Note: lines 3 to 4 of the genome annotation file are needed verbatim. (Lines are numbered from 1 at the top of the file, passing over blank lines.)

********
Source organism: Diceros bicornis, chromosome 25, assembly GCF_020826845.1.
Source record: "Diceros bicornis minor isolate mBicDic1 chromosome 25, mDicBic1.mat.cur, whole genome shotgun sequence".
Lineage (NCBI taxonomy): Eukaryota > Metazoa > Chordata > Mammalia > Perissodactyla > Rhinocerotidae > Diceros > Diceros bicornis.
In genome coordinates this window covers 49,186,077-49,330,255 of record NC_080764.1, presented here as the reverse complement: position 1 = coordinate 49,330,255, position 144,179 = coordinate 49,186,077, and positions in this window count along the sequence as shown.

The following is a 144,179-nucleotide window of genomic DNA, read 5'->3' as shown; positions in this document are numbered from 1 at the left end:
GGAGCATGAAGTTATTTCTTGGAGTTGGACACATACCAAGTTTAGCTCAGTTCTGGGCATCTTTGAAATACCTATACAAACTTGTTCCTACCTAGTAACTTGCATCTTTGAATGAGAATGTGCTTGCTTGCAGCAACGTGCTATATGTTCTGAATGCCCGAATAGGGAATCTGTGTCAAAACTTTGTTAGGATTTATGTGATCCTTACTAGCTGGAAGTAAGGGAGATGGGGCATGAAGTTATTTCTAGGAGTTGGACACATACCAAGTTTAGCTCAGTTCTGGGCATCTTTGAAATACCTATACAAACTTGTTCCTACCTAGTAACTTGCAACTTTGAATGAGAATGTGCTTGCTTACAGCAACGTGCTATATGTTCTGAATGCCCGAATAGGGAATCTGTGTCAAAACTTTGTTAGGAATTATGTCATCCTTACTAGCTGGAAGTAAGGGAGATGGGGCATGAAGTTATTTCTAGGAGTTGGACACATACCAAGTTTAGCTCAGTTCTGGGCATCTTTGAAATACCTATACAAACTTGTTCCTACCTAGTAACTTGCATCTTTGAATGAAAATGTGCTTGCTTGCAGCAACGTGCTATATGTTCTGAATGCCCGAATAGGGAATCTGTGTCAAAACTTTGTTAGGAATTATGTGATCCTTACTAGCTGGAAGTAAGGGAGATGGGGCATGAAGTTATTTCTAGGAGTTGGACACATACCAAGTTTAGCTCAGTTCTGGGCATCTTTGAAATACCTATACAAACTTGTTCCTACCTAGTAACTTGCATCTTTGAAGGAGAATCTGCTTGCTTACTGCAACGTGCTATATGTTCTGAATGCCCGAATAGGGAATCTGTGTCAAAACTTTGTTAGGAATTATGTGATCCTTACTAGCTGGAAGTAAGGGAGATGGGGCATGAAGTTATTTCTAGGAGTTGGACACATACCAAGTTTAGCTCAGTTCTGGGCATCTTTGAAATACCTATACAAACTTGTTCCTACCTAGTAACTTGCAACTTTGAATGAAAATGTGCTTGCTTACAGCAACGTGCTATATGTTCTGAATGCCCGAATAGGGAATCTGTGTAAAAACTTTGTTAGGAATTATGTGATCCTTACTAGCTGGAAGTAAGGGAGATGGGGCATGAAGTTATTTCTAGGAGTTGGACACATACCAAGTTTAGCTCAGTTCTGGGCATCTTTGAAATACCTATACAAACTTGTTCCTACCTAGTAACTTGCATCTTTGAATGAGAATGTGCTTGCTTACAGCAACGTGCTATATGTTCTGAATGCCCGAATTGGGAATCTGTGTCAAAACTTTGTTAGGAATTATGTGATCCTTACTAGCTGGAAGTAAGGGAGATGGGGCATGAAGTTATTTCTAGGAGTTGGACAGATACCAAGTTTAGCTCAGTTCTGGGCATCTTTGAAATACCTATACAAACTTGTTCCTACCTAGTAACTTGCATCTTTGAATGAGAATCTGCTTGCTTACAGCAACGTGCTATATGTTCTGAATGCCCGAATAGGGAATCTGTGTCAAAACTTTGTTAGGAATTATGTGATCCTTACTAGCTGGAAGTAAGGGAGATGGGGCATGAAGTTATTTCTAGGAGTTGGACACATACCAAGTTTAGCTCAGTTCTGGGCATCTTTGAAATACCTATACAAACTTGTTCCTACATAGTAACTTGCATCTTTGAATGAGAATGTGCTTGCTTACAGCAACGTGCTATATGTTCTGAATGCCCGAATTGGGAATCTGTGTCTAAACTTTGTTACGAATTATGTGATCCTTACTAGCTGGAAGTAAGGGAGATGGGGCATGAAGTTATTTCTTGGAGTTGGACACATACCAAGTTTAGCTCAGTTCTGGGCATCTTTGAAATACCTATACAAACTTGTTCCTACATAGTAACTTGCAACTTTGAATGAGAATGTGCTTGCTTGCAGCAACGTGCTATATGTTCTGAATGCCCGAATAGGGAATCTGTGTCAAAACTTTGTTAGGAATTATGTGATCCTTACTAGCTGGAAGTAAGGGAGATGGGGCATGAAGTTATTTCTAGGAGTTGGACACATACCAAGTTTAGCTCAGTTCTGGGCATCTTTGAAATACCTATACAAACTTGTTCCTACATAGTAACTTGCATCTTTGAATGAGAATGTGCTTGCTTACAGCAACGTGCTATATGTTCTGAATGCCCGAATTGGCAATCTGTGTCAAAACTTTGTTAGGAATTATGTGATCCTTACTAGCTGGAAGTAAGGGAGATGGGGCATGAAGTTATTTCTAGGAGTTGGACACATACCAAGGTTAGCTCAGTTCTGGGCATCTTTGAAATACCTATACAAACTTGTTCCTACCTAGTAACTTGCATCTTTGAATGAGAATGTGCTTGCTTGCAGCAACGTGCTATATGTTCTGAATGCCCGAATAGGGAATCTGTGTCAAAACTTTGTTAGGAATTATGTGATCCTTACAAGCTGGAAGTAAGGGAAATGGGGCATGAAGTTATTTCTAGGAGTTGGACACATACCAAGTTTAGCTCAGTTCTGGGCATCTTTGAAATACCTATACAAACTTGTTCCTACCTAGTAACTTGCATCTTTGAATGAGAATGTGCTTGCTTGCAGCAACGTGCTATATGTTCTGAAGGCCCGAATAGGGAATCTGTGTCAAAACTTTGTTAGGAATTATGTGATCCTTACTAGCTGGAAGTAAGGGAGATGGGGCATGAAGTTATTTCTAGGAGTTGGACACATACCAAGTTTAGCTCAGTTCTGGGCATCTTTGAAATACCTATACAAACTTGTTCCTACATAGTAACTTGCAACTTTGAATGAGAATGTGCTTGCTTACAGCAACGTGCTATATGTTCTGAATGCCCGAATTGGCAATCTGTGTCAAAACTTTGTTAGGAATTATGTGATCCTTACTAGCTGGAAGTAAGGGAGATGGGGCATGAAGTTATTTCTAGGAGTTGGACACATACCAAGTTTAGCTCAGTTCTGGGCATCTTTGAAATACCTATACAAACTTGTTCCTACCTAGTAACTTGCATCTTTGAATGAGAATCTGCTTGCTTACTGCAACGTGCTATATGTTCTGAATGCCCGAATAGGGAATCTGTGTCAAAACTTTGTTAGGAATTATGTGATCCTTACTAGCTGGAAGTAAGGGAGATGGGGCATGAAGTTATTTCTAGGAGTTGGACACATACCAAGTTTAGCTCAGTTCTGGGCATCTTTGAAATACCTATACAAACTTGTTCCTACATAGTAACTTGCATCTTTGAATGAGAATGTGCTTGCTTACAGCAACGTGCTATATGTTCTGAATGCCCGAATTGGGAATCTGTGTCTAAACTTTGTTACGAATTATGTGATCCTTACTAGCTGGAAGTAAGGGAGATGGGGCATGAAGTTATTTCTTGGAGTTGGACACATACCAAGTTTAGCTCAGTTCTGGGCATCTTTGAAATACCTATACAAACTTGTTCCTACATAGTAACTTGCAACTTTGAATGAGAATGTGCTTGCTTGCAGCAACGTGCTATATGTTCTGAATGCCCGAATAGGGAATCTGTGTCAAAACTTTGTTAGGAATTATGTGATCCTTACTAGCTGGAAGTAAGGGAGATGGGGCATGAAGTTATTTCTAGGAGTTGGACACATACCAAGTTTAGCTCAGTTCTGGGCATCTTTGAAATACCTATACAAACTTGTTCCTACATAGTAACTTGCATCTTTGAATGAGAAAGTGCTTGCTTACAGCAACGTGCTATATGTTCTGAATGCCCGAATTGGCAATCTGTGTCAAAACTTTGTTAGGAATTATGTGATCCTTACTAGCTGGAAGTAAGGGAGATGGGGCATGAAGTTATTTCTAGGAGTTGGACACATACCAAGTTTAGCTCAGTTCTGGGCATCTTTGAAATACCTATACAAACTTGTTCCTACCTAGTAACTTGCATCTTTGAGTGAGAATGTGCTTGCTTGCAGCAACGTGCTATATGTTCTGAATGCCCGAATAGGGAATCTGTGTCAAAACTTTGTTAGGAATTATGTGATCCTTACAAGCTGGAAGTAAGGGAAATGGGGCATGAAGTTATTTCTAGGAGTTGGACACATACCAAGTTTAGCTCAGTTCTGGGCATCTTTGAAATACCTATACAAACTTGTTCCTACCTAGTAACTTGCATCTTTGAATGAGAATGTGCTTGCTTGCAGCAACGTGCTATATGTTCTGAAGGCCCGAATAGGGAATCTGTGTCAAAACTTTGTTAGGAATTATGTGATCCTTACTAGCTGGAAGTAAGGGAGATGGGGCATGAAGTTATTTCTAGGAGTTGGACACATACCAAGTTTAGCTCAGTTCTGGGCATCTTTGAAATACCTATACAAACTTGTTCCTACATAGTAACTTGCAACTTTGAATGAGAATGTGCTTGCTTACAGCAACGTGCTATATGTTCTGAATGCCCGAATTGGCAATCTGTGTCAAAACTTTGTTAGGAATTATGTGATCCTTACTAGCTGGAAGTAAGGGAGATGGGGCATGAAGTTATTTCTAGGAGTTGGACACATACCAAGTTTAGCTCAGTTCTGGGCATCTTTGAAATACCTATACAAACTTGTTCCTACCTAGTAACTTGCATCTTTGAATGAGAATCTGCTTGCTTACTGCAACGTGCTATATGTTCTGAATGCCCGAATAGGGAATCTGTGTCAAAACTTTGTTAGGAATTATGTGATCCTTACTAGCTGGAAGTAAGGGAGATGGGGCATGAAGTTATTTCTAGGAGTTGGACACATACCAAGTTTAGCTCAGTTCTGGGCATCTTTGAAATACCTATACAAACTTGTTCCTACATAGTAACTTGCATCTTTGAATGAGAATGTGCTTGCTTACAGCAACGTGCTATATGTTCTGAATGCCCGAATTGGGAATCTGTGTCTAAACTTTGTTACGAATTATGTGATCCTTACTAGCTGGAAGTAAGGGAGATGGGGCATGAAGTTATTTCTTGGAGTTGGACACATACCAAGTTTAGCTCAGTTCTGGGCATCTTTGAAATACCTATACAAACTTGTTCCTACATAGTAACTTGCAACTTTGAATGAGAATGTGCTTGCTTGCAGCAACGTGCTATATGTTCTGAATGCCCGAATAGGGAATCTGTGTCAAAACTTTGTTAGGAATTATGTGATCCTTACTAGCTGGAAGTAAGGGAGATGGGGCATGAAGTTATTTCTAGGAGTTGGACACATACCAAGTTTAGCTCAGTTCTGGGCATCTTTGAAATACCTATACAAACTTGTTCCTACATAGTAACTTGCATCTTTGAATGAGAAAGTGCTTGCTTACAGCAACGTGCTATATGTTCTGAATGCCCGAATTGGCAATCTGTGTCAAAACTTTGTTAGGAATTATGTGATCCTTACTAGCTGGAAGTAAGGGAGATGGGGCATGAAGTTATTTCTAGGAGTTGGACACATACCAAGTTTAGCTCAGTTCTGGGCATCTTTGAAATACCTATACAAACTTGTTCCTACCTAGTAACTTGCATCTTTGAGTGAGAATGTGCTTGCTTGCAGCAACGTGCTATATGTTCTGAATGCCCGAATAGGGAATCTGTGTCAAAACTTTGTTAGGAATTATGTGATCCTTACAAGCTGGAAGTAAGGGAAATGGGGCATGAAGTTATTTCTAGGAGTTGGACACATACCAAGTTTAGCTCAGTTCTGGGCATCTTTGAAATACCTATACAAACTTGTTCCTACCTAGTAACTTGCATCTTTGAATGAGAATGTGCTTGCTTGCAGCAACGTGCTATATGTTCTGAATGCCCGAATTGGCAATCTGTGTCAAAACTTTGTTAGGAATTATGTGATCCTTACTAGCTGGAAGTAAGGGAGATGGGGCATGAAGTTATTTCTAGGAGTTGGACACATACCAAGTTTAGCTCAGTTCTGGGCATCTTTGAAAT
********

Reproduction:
Lineage (NCBI taxonomy): Eukaryota > Metazoa > Chordata > Mammalia > Perissodactyla > Rhinocerotidae > Diceros > Diceros bicornis.
In genome coordinates this window covers 49,186,077-49,330,255 of record NC_080764.1, presented here as the reverse complement: position 1 = coordinate 49,330,255, position 144,179 = coordinate 49,186,077, and positions in this window count along the sequence as shown.